Destitution in the UK 2020

Suzanne Fitzpatrick, Glen Bramley, Janice Blenkinsopp, Jenny Wood, Filip Sosenko, Mandy Littlewood, Sarah Johnsen, Beth Watts, Morag Treanor and Jill McIntyre

This study, the third in the Destitution in the UK series, reveals that even before the COVID-19 outbreak destitution was rapidly growing in scale and intensity. Since 2017 many more households, including families with children, have been pushed to the brink.

The UK should be a country where everyone has the chance of a healthy, decent and secure life regardless of where they live. Instead, too many people are experiencing destitution. This means not being able to afford the absolute essentials that we all need to eat, stay warm and dry, and keep clean. This is simply not right.

The UK and devolved governments quickly provided a series of temporary lifelines to help people weather the coronavirus storm. But we need more sustained efforts to keep afloat people who are already struggling, and to turn back the rising tide of destitution.

JRF recommends that the UK and devolved governments should:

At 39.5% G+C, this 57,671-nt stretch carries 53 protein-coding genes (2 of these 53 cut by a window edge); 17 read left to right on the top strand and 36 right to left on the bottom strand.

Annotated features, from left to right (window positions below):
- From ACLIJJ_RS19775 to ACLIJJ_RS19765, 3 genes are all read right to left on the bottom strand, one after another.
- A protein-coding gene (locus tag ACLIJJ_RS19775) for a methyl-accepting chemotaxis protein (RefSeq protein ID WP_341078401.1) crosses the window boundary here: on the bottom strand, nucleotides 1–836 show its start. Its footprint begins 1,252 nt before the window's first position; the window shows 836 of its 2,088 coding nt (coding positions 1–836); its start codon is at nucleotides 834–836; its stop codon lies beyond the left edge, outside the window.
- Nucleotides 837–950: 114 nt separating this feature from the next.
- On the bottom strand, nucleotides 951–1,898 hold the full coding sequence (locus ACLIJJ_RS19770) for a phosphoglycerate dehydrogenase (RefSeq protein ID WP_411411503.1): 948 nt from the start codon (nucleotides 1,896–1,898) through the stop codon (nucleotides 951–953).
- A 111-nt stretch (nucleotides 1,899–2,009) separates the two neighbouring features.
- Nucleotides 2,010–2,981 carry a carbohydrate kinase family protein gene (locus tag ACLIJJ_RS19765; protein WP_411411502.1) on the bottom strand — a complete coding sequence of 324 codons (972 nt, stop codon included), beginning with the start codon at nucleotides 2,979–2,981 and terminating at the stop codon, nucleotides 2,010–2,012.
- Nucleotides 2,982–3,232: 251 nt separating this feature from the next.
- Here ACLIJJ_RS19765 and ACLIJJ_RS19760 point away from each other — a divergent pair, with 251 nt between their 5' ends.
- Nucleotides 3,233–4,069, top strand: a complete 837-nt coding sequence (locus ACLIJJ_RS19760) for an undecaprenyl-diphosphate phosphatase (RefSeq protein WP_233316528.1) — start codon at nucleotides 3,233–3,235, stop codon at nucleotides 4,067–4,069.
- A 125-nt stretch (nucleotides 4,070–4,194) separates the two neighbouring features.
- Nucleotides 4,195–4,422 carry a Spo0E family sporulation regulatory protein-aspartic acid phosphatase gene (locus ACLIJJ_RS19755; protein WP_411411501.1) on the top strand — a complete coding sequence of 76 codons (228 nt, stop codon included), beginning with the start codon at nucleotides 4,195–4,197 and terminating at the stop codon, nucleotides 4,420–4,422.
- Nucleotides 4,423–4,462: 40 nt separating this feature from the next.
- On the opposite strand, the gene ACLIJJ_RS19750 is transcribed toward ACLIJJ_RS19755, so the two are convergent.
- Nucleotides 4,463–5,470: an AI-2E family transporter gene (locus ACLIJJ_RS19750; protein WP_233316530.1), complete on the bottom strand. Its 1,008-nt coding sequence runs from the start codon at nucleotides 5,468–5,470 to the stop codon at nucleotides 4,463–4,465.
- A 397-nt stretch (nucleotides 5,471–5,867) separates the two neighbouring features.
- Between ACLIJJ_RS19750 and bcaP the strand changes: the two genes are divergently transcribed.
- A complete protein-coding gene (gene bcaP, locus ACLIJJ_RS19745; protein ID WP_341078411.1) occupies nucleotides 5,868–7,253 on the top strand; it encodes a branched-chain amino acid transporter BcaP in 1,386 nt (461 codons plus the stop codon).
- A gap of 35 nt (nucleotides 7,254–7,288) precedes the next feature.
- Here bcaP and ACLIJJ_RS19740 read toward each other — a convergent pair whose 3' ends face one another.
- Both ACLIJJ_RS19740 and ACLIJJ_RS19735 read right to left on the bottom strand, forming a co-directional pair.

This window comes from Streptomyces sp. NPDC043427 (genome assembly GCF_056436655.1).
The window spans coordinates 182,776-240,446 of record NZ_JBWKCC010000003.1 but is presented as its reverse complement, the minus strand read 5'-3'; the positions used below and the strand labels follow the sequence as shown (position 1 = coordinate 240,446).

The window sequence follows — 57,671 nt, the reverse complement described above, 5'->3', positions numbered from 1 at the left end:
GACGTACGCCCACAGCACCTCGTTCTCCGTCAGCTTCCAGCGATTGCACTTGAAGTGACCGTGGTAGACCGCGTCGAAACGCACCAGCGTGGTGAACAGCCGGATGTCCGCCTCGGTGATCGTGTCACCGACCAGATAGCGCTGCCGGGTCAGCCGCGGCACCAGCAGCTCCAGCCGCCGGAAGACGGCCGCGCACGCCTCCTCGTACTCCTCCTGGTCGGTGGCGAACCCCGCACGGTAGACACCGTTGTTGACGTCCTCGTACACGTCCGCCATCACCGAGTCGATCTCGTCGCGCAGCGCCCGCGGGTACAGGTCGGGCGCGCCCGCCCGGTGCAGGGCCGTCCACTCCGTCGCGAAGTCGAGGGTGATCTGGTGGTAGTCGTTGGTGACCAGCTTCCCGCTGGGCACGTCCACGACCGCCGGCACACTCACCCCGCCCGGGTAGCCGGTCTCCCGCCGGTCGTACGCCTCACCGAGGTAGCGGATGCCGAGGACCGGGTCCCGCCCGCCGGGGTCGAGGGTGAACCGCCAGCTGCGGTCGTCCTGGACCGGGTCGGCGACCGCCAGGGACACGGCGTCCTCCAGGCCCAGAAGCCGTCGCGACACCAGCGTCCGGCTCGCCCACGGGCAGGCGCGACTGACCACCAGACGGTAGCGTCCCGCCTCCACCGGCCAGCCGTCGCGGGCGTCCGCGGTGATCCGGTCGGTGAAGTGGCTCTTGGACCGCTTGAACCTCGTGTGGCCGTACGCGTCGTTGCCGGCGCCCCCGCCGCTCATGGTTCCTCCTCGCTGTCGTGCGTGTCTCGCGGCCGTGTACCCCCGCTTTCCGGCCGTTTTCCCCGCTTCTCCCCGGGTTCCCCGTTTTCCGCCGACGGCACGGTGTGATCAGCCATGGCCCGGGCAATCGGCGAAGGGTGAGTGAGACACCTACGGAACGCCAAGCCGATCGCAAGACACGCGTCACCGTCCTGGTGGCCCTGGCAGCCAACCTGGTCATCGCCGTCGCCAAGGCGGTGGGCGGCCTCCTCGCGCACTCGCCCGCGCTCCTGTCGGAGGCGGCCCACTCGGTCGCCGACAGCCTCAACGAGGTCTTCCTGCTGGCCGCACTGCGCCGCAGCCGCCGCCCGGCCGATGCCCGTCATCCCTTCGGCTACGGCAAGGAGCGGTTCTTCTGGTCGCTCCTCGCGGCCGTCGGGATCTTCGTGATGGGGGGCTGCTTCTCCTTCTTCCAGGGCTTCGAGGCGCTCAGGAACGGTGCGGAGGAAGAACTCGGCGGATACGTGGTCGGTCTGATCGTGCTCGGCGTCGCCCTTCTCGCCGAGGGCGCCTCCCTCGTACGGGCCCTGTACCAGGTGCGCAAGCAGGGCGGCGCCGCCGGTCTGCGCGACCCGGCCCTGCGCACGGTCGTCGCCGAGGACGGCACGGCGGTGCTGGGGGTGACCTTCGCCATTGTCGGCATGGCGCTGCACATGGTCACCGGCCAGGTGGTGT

• Make the £20 weekly uplift in Universal Credit (UC) and Working Tax Credit (WTC) permanent and extend this lifeline to those claiming legacy benefits.
  • Work in partnership with people with lived experience of the social security system to ensure that debt deductions from benefits are not drivers of hardship and destitution. In particular, the minimum five-week wait for the first UC payment is a core driver of destitution, with many people forced to borrow UC advances to survive this period, leaving them facing unaffordable repayments.
  • Invest in local welfare assistance, ensuring that every English local authority has a scheme that provides direct support, including cash, to keep added pressure off households when a crisis threatens to push them into destitution.
  • Establish a targeted grant programme to support private and social renters who have fallen into arrears which they will otherwise struggle to pay back.
  • Use the upcoming employment bill to reduce insecurity for low-paid workers by extending employment rights and investing in strong and effective enforcement.

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